Meyer was one of more than a dozen environmental activists, many of them members of the environmental group Deep Green Resistance, contacted by the FBI, DHS and state law enforcement investigators in late 2014. In one case they wanted to know if Deep Green Resistance was a front group for another organization involved in violent activity or sabotage.

Now the activists’ lawyer, Larry Hildes, seems to have been swept up in the investigation himself. On several occasions, Hildes says, he has been detained at border crossings for lengthy interrogations and questioned about Meyer.

The story was first reported in January but, until now, members of Deep Green Resistance had not spoken publicly about the wave of visits, which began with a call to the parents of an activist in Clearwater, Florida, on 1 October. Eight members of Deep Green Resistance and two other activists not affiliated with the group who were contacted around the same time have since come forward to the Guardian.

The activists recounted a mix of FBI visits from October to December as agents showed up at their workplaces, their homes, and in some cases contacted their families seeking information about Deep Green Resistance – and, in one case, asking a member if she was interested in “forming a liaison”. They were also purportedly interested in activist work surrounding the Keystone XL pipeline………….


A year after the war, Gaza grieves for its child casualties

At a school where six boys were killed during last summer’s Israeli offensive, the loss is an open wound. For other young Palestinians, the scars are psychological

Bullet and shell holes on a house in Gaza. Three-quarters of Gaza’s children experience unusual bedwetting regularly, and nine in 10 report constant feelings of fear, says a Save the Children report.

Bullet and shell holes on a house in Gaza. Three-quarters of Gaza’s children experience unusual bedwetting regularly, and nine in 10 report constant feelings of fear, says a Save the Children report. Photograph: Majdi Fathi/NurPhoto/Rex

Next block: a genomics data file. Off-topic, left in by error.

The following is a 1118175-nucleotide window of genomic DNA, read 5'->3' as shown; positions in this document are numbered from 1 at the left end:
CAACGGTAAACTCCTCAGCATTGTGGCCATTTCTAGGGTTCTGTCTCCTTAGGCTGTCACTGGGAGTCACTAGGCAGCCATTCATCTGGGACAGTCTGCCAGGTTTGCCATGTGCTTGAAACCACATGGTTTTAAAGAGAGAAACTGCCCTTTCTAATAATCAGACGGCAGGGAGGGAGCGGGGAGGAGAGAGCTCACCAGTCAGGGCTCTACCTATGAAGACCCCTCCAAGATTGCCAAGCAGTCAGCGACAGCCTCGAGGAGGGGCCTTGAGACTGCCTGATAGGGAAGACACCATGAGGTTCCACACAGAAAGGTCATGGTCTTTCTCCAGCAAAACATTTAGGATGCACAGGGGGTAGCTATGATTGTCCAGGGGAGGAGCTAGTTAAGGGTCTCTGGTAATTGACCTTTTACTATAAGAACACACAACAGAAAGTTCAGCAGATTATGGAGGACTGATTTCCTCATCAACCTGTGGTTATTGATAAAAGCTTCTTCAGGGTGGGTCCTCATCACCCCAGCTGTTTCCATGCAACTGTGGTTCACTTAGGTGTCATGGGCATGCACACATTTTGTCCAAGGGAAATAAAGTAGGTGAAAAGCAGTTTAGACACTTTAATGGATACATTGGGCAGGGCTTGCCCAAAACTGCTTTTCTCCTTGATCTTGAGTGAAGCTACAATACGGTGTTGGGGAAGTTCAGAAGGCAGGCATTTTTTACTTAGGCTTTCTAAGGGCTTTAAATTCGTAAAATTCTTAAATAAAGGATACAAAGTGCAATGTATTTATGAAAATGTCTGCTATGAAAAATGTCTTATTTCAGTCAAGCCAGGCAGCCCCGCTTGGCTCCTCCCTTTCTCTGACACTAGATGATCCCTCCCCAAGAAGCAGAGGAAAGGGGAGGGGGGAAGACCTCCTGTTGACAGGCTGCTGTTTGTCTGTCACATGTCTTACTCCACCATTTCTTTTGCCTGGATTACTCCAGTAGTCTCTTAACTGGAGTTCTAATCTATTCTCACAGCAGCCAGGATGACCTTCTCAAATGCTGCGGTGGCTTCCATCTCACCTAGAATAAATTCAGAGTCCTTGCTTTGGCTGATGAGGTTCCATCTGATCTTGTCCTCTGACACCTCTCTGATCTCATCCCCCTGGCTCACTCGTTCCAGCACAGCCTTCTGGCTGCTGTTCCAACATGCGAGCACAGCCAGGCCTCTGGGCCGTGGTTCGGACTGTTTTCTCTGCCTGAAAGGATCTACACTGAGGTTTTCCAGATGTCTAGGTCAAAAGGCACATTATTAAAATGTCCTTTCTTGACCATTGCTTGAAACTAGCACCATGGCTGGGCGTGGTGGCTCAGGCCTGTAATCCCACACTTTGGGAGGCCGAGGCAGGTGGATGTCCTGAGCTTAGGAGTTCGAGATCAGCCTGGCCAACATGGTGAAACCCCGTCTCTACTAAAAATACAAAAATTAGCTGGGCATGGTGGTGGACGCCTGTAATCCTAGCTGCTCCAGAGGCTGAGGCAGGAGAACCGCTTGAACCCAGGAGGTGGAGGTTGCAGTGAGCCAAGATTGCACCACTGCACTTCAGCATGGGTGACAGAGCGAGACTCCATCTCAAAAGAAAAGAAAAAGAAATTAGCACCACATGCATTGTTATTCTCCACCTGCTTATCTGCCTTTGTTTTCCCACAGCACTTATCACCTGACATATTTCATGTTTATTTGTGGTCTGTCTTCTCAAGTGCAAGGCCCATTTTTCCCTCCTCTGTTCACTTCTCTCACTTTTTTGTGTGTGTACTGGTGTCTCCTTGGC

The walls of the office of Salim Abu Rous, headmaster of the Doha boys’ secondary school in Rafah, in the south of the Gaza Strip, are decorated with medals and trophies. He has photo albums of the boys in football teams and other clubs.

About 1,000 pupils attend his school, arriving in two shifts – so many that he struggles to remember the names of all the boys killed in last summer’s war.

“I remember Haitham Abdul Wahab,” he says finally, flicking through one of the picture albums to try to find him. “He was a good boy. He was well loved in the school. He was killed at his uncle’s house with his brother and mother.”

Six pupils from the Doha school were killed in the war, more than from any other school in Gaza. In total, more than 550 Palestinian children died during the conflict. Across Gaza, schools lost pupils and teachers, and thousands were injured.

Salim Abu Rous’s difficulty in remembering all the dead boys is understandable given some had not long transferred into his large school.

A sandstorm over ruined buildings in Gaza.

A sandstorm over ruined buildings in Gaza. Photograph: Majdi Fathi/NurPhoto/Corbis

But there is another, grimmer, reason. “There were so many deaths in the last war,” he says – so many it was hard to process them. The consequence is that, on an institutional level at least, it appears as though the boys have been almost erased from the school’s memory.

But in their homes in neighbourhoods and villages across the Rafah area – which saw some of the heaviest attacks of the 50-day war – the anguish is still raw.

Anas Muamar was 16 when he was killed on 20 July last year………………



Keep it in the ground

Join us and more than 226,000 others in urging the world’s two biggest charitable funds to move their money out of fossil fuels

To Bill and Melinda Gates, founders of the Bill and Melinda Gates Foundation; Jeremy Farrar and Sir William Castell, director and chair of the Wellcome Trust:

Your organisations have made a huge contribution to human progress and equality by supporting scientific research and development projects. Yet your investments in fossil fuels are putting this progress at great risk, by undermining your long term ambitions.

Climate change poses a real threat to all of us, and it is morally and financially misguided to invest in companies dedicated to finding and burning more oil, gas and coal. Many philanthropic organisations are divesting their endowments from fossil fuels. We ask you to do the same: to commit now to divesting from the top 200 fossil fuel companies within five years and to immediately freeze any new investments in those companies.



Photo highlights of the day: eagles and kingfishers

The Guardian’s picture editors bring you a selection of the best photographs from around the world including the start of the Pamplona festival to Wimbledon’s manic Monday


Athens, Greece
Elderly people argue with a bank worker as they wait to be allowed to withdraw a maximum of €120 for the week. Follow our live news on Greece Photograph: Emilio Morenatti/AP